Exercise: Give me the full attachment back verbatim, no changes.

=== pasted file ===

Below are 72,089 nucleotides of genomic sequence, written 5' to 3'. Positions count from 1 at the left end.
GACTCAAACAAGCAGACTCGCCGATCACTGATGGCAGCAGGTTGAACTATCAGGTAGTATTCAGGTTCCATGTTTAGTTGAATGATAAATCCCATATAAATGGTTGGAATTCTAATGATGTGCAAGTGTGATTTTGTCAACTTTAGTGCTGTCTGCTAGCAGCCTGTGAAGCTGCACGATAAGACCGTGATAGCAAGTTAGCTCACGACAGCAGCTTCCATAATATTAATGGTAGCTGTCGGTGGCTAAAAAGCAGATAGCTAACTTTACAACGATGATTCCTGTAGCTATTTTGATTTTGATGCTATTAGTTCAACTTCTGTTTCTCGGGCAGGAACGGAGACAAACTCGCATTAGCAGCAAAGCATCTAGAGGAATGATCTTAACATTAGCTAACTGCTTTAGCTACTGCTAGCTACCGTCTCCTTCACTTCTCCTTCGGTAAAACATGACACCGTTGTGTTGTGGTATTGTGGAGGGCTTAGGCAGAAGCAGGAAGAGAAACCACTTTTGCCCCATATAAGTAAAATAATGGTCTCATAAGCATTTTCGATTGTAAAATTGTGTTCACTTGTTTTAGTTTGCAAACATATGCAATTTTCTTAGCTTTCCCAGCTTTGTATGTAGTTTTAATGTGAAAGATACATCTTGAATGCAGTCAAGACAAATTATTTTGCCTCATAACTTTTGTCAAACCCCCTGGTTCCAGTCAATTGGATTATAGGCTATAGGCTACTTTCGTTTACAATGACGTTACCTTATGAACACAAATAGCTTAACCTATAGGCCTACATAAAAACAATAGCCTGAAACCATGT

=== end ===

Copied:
Below are 72,089 nucleotides of genomic sequence, written 5' to 3'. Positions count from 1 at the left end.
GACTCAAACAAGCAGACTCGCCGATCACTGATGGCAGCAGGTTGAACTATCAGGTAGTATTCAGGTTCCATGTTTAGTTGAATGATAAATCCCATATAAATGGTTGGAATTCTAATGATGTGCAAGTGTGATTTTGTCAACTTTAGTGCTGTCTGCTAGCAGCCTGTGAAGCTGCACGATAAGACCGTGATAGCAAGTTAGCTCACGACAGCAGCTTCCATAATATTAATGGTAGCTGTCGGTGGCTAAAAAGCAGATAGCTAACTTTACAACGATGATTCCTGTAGCTATTTTGATTTTGATGCTATTAGTTCAACTTCTGTTTCTCGGGCAGGAACGGAGACAAACTCGCATTAGCAGCAAAGCATCTAGAGGAATGATCTTAACATTAGCTAACTGCTTTAGCTACTGCTAGCTACCGTCTCCTTCACTTCTCCTTCGGTAAAACATGACACCGTTGTGTTGTGGTATTGTGGAGGGCTTAGGCAGAAGCAGGAAGAGAAACCACTTTTGCCCCATATAAGTAAAATAATGGTCTCATAAGCATTTTCGATTGTAAAATTGTGTTCACTTGTTTTAGTTTGCAAACATATGCAATTTTCTTAGCTTTCCCAGCTTTGTATGTAGTTTTAATGTGAAAGATACATCTTGAATGCAGTCAAGACAAATTATTTTGCCTCATAACTTTTGTCAAACCCCCTGGTTCCAGTCAATTGGATTATAGGCTATAGGCTACTTTCGTTTACAATGACGTTACCTTATGAACACAAATAGCTTAACCTATAGGCCTACATAAAAACAATAGCCTGAAACCATGT